Many years ago, I read an article in Esquire by Nora Ephron entitled “Dealing with the, uh, Problem,” about the early days of the feminine-hygiene spray business. Ephron was investigating how Alberto-Culver managed to convince women, as a rival company had done in its advertising, that her “trickiest deodorant problem isn’t under her pretty little arms.”
What interested me the most about the piece was marketing strategy: create the demand for the problem to sell the solution. And back in the 1970s, promoting their invented solution as feminist, part of the then-sexual revolution.
Tell women they are smelly and unattractive—that they’ve got an, uh, ‘problem’ so unmentionable that you have to sell it with euphemisms—and you can make a killing.
And Alberto-Culver (and many other companies following them) did just that: $40 million way back in 1973, which equates to $259 million today, on their market share alone. Today, the global market in feminine hygiene sprays is projected to grow to $54.52 billion in 2028.
This has long been a ploy of the pharmaceutical industry. The drug industry sold the world on the idea that depression resulted from too little serotonin and heart attacks from too much cholesterol floating around in the body, clogging up arteries, blowing up hearts.
Both situations were complete falsehoods, an invented cause of a problem, with a solution to be concocted in the laboratory. And immediately, the drug companies set about deftly seeding both ideas into the public consciousness and got rich in the process, with their hot-out-of-the-laboratory new drugs: selective serotonin reuptake inhibitors (SSRIs) and statins.
I was reminded of all this the other day reading a headline in the Daily Telegraph: “Menopause ‘reshapes the brain,’ researchers find, and HRT should be prescribed earlier.”This was followed by a subtitle that read: “Academics say hormone replacement therapy should be seen as a ‘protective’ measure for perimenopausal women to halt ‘rewiring’ of the brain.”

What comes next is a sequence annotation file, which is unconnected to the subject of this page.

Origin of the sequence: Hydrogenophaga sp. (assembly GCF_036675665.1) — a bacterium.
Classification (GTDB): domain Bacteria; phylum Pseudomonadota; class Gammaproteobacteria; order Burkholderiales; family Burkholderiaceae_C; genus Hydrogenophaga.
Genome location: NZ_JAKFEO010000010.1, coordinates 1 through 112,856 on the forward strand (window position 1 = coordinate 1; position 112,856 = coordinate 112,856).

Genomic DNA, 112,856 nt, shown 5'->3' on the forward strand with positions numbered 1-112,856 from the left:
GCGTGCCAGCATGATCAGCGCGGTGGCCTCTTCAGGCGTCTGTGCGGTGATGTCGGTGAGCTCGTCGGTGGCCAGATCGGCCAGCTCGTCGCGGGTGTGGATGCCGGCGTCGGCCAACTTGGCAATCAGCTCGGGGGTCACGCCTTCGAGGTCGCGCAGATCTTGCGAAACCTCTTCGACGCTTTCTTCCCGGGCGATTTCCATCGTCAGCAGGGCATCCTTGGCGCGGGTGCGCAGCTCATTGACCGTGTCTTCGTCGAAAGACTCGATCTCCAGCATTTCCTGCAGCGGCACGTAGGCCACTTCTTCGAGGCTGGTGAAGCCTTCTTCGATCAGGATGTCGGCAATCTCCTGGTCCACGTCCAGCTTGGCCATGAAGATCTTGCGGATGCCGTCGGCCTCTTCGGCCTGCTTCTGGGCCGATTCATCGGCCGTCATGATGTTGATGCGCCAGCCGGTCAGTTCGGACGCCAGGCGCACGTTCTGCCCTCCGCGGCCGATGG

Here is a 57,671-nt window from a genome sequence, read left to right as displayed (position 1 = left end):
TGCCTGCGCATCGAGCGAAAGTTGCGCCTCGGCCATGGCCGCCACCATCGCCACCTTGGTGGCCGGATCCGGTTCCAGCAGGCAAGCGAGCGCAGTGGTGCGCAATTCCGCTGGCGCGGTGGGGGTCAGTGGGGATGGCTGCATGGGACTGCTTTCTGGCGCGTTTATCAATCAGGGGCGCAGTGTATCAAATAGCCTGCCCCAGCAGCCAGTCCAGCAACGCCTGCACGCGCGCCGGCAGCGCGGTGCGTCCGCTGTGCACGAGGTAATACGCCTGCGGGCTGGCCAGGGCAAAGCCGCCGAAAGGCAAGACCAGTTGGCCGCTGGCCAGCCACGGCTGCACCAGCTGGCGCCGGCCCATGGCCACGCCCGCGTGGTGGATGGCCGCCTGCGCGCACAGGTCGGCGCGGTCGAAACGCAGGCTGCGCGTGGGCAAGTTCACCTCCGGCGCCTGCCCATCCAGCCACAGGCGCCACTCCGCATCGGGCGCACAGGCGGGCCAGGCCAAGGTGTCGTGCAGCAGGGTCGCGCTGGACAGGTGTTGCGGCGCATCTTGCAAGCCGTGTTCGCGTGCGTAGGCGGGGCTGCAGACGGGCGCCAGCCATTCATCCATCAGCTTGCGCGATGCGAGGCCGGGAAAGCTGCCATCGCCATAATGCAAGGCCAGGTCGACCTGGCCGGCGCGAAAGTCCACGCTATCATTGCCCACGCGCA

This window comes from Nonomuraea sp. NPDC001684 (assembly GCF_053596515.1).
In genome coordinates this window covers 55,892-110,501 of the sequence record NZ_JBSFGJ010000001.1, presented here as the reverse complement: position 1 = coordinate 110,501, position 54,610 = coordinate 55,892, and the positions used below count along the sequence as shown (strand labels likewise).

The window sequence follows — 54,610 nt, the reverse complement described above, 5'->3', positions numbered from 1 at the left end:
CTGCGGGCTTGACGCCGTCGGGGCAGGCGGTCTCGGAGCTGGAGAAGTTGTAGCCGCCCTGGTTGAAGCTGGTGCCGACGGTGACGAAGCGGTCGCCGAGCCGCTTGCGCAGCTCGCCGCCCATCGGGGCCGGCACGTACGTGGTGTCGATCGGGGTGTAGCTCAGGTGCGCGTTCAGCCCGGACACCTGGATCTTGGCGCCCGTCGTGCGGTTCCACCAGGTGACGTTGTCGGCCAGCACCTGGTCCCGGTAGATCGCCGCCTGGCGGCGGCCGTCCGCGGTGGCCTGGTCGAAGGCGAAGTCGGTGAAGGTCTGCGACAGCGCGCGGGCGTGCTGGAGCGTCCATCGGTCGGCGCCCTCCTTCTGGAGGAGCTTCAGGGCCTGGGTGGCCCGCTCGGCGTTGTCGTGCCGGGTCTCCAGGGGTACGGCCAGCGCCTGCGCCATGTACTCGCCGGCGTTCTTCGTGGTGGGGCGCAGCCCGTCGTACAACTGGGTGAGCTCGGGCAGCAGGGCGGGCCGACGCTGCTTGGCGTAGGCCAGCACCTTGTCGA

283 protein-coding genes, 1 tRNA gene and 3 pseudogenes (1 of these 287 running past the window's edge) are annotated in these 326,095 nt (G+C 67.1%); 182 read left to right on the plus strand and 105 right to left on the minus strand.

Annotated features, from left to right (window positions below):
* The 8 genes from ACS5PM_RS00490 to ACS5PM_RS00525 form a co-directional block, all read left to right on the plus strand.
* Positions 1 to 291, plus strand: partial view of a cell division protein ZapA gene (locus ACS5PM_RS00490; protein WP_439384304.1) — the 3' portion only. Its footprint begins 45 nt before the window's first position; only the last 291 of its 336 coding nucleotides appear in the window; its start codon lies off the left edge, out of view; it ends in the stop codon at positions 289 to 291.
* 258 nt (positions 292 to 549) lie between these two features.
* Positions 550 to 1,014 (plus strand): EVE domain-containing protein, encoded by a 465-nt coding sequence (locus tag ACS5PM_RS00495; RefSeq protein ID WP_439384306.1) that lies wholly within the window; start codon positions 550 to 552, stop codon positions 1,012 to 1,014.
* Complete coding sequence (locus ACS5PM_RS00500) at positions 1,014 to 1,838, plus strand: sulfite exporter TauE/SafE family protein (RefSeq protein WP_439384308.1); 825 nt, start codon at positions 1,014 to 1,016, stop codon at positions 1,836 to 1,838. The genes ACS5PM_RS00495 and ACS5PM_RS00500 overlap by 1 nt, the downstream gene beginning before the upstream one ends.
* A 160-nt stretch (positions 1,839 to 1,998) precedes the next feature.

This story has breathlessly arrived in the wake of the UK making hormone replacement therapy an over-the-counter drug, and journalists proclaiming it a feminist right.
What followed was a huge run on the drugs to the point where drugstores have now run out of stocks, and the UK government was forced to begin emergency rationing and set up a special HRT Task Force to staunch the flow of HRT through the black market.
The Daily Telegraph story concerned a year-old study claiming that a sharp decline in estrogen, as occurs during menopause, has a significant impact on the brain, reducing gray matter and changing blood flow.
As Dr Roberta Diaz Briton, a neuroscientist at the University of Arizona, stated in a forthcoming UK documentary, “Menopause is like a renovation project on the brain, a restructuring, a rewiring . . . the idea that we can just suck it up is actually deleterious to women’s long-term health.”
Dr Briton says that delaying treatment for a year after periods cease, the standard practice by general practitioners in the UK, could be dangerous because the “brain has already changed and it’s no longer going to respond to estrogen therapy.”
Written almost as an afterthought in the Telegraph article is the study’s conclusion: some of those changes to the brain resolved after menopause—as did cognitive performance, “suggesting adaptive compensatory processes.”1 Those women who went on to get Alzheimer’s were only the ones genetically predisposed to it.
They also failed to mention an earlier four-year randomized study of menopausal women showing that increasing ventricular volume with HRT not only did not affect cognitive function but might be dangerous.2
Or the WHIMS-MRI studies showing that once women stopped taking HRT, their rate of decline in brain volume remained similar to the placebo group.3
Or the Women’s Health Initiative study of more than 16,000 women, which ended three years early because the HRT-treated women had more heart conditions, more strokes, more blood clots and 24 percent more breast cancer than those not taking the hormone.4
I’m not in any way minimizing the trouble many women have during menopause. But I know of many natural and effective therapies to use instead of HRT that do not cause heart attacks, strokes or cancer.
So what we’re really talking about here is a temporary upset during a major transition in a woman’s life, which can cause many troubling symptoms like mood swings, hot flashes and brain fog, much as women talk about “baby brain” when they become new mothers and are making that transition.
I take exception to the idea that women after 50 will suffer long-term cognitive decline unless given HRT. A recent review of all the existing studies about whether HRT can prevent dementia concluded that there are “strong discrepancies” between individual studies, with the most recent trials showing “no beneficial effects.”5
The late Barbara Marx Hubbard liked to say that she was in the midst of a ‘regenepause’ in her 80s. Margaret Meade spoke of the post-menopausal “zest” of women. I certainly wrote my most important books at the time I was supposed to be dolally.
But then, maybe we are all just crazy old ladies.
Sci Rep, 2021; 11: 10867
Neurology, 2016; 87: 887–96
Neurology, 2014; 82: 427–34
JAMA, 2002; 288: 321–33
Front Aging Neurosci, 2022; 14: 831807